IJOHNS  Vol.3 No.2 , March 2014
Chronic Pyriform Sinus-Pleural-Mediastinal Fistula Secondary to an Internal Penetrating Trauma by a Toothbrush
ABSTRACT

Objective: To report an unusual case of pyriform sinus-pleural-mediastinal fistula secondary to internal penetrating trauma by a toothbrush, with emphasis on management options. Case report: A 26-year-old woman swallowed a toothbrush in a violent manner 8 months ago in an attempt of self-mutilation. She immediately complained of neck pain and dysphagia. She was diagnosed with pyriform sinus-pleural-mediastinal fistula. The fistula was repaired. Primary closure was performed and covered with the sternocleidomastoid muscle flap, and reinforced with thyroid tissue and surrounding tissues. The patient did not present any complications or recurrence, and she gained weight after the operation. Conclusion: Early recognition of hypopharyngeal perforation is important, and in selected cases, immediate repair of the perforation can lead to a good prognosis.


Cite this paper
Cheng, Q. , Liu, B. and Wang, J. (2014) Chronic Pyriform Sinus-Pleural-Mediastinal Fistula Secondary to an Internal Penetrating Trauma by a Toothbrush. International Journal of Otolaryngology and Head & Neck Surgery, 3, 95-100. doi: 10.4236/ijohns.2014.32019.
References
[1]   Berry, B.E. and Ochsner, J.L. (1973) Perforation of the Esophagus: A 30 Year Review. The Journal of Thoracic and Cardiovascular Surgery, 65, 1-7.

[2]   Stanley Jr., R.B., Armstrong, W.B., Fetterman, B.L., et al. (1997) Management of External Penetrating Injuries into Hypopharyngeal-Cervical Esopbageal Funnel. Journal of Trauma, 42, 675-679.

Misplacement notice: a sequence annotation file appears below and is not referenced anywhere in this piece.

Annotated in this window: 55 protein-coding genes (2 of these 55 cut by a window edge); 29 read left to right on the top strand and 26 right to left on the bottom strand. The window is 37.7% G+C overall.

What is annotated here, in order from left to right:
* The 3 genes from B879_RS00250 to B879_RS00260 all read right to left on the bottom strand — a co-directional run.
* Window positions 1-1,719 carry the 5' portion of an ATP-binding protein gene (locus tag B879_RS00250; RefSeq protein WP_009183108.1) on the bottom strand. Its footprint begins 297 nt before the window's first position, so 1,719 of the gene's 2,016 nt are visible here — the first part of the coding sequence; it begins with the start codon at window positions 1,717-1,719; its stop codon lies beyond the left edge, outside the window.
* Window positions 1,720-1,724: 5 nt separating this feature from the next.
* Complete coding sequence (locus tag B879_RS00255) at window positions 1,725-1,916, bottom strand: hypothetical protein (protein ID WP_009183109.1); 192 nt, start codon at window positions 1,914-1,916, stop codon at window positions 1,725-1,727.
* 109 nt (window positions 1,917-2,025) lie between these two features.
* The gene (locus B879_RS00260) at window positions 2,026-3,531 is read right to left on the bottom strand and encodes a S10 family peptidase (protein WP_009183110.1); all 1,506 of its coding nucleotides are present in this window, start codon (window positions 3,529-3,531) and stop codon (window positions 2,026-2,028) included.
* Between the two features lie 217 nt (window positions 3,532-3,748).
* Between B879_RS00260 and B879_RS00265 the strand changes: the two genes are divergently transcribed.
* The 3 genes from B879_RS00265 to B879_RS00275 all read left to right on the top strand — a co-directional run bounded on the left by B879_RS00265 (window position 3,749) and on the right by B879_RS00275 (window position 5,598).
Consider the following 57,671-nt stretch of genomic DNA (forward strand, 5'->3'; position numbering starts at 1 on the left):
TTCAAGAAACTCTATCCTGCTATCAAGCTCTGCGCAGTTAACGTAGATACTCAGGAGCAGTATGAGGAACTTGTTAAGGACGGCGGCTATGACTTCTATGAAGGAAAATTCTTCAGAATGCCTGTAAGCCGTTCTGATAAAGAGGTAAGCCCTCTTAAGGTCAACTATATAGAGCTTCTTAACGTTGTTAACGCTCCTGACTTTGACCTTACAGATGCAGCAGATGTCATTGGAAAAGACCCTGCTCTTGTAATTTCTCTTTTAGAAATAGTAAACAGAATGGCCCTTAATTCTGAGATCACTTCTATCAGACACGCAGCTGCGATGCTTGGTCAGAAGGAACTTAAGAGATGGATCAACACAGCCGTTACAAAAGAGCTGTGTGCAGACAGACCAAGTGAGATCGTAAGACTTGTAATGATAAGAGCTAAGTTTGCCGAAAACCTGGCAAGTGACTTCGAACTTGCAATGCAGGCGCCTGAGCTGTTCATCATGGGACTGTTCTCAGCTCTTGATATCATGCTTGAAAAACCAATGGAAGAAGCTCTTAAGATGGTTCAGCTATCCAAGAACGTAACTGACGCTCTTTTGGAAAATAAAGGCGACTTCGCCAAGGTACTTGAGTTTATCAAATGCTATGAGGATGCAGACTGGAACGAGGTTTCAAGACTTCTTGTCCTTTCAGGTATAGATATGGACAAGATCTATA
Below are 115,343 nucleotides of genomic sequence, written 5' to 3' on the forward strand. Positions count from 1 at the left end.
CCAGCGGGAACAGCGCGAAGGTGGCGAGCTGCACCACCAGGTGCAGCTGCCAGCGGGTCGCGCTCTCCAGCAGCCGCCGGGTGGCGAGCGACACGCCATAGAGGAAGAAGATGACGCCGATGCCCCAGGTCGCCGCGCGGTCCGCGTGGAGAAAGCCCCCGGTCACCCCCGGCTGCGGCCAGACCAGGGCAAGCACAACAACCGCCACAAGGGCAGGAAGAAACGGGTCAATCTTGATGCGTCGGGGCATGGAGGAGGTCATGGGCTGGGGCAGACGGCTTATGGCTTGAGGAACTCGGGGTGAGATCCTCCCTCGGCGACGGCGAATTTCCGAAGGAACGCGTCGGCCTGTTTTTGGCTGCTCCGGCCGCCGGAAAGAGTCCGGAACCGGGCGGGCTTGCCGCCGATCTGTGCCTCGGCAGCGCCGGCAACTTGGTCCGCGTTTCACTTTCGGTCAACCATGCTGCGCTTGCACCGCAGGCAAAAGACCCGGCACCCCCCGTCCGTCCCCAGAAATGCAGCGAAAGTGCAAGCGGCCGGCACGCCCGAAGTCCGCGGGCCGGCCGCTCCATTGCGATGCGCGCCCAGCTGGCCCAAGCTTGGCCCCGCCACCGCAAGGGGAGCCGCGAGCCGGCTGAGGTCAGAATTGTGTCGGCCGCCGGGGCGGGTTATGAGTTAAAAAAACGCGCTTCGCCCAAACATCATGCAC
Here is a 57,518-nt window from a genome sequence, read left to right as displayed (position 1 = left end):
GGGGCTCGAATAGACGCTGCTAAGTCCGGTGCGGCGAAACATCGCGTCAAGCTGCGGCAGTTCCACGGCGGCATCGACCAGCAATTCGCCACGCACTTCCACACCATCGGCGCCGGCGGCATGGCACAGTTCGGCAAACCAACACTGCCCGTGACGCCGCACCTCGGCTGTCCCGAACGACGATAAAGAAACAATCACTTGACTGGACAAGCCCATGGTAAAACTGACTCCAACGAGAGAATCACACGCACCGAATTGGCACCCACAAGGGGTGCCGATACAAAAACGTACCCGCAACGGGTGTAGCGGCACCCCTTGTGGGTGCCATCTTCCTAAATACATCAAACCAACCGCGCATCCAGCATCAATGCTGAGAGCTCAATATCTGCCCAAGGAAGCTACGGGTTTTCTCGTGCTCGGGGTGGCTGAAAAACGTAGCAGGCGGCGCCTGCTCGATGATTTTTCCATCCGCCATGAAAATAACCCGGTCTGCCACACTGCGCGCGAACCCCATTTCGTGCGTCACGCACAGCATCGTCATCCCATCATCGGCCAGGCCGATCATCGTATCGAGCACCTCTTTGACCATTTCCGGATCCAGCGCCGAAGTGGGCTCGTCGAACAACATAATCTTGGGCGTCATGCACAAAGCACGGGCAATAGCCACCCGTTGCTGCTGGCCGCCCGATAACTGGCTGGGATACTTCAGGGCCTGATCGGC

http://dx.doi.org/10.1097/00005373-199704000-00016

[3]   Moberly, A.C., Fritsch, M.H. and Mosier, K.M. (2011) Management of Sword-Swallower Injuries. The Journal of Laryngology & Otology, 125, 217-219. http://dx.doi.org/10.1017/S002221511000215X

[4]   Moriwaki, Y., Arata, S. and Iwashita, M. (2011) A Case of Cervical Esophageal Perforation after Transnasal Gastrointestinal Fibroscopy Using a Small-Caliber Fiber. Endoscopy, 43, E147-E148.
http://dx.doi.org/10.1055/s-0030-1256211

[5]   Choudhary, A.M., Roberts, I. and Gupta, T. (1999) Hypopharyngeal Perforation from a Swallowed Fork: A Brief Report and Comment. Connecticut Medicine, 63, 539-540.

[6]   Engum, S.A., Grosfeld, J.L., West, K.W., et al. (1996) Improved Survival in Children with Esophageal Perforation. Archives of Surgery, 131, 604-610. http://dx.doi.org/10.1001/archsurg.1996.01430180030005

[7]   Foley, M.J., Ghahremani, G.G. and Rogers, L.F. (1982) Reappraisal of Contrast Media Used to Detect Upper Gastrointestinal Perforations. Radiology, 144, 231-237.

[8]   Christey, G.R. (2005) Blunt Handlebar Injury Causing Pharyngeal Perforation. Injury Extra, 36, 373-375.
http://dx.doi.org/10.1016/j.injury.2004.11.024

 
 
Top